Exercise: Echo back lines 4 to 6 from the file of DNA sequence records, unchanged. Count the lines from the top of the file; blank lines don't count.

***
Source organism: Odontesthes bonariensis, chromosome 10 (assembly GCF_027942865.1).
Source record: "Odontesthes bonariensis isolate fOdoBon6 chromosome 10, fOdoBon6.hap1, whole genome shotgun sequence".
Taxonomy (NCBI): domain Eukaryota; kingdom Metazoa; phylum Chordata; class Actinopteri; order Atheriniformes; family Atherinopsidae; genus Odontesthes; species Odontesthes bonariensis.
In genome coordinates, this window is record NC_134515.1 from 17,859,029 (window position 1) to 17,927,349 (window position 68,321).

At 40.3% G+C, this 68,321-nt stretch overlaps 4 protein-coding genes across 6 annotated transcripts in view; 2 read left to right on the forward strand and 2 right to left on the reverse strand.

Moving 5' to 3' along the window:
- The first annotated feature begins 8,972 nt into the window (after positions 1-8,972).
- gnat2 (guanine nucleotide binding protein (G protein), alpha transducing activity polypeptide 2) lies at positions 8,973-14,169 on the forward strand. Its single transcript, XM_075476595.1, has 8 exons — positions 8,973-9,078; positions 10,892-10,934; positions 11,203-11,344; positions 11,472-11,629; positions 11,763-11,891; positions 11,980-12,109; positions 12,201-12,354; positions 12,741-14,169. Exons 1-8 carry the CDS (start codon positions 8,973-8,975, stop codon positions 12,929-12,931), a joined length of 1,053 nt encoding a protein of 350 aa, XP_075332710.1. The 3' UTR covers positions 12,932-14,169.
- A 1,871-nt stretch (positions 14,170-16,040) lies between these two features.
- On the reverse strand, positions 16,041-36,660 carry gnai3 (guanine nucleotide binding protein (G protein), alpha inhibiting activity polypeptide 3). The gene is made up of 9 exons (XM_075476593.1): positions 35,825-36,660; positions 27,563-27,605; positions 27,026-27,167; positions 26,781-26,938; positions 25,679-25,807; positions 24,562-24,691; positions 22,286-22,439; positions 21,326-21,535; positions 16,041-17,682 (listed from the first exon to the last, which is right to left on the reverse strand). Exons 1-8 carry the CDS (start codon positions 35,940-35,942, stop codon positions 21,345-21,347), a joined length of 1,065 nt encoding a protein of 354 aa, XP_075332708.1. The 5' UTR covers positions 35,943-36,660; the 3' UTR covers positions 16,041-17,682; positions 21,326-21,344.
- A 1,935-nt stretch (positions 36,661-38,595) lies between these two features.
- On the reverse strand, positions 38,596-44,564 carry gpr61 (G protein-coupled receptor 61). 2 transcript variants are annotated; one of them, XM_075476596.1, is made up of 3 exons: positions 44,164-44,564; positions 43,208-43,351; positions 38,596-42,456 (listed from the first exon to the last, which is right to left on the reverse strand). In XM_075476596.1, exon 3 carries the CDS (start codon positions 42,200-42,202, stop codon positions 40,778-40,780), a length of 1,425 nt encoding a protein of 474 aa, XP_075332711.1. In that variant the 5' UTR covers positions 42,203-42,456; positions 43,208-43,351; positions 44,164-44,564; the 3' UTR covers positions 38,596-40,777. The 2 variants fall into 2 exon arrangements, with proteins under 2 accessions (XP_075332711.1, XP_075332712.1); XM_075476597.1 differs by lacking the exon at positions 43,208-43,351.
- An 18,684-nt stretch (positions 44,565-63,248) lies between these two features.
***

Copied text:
In genome coordinates, this window is record NC_134515.1 from 17,859,029 (window position 1) to 17,927,349 (window position 68,321).

At 40.3% G+C, this 68,321-nt stretch overlaps 4 protein-coding genes across 6 annotated transcripts in view; 2 read left to right on the forward strand and 2 right to left on the reverse strand.

Moving 5' to 3' along the window: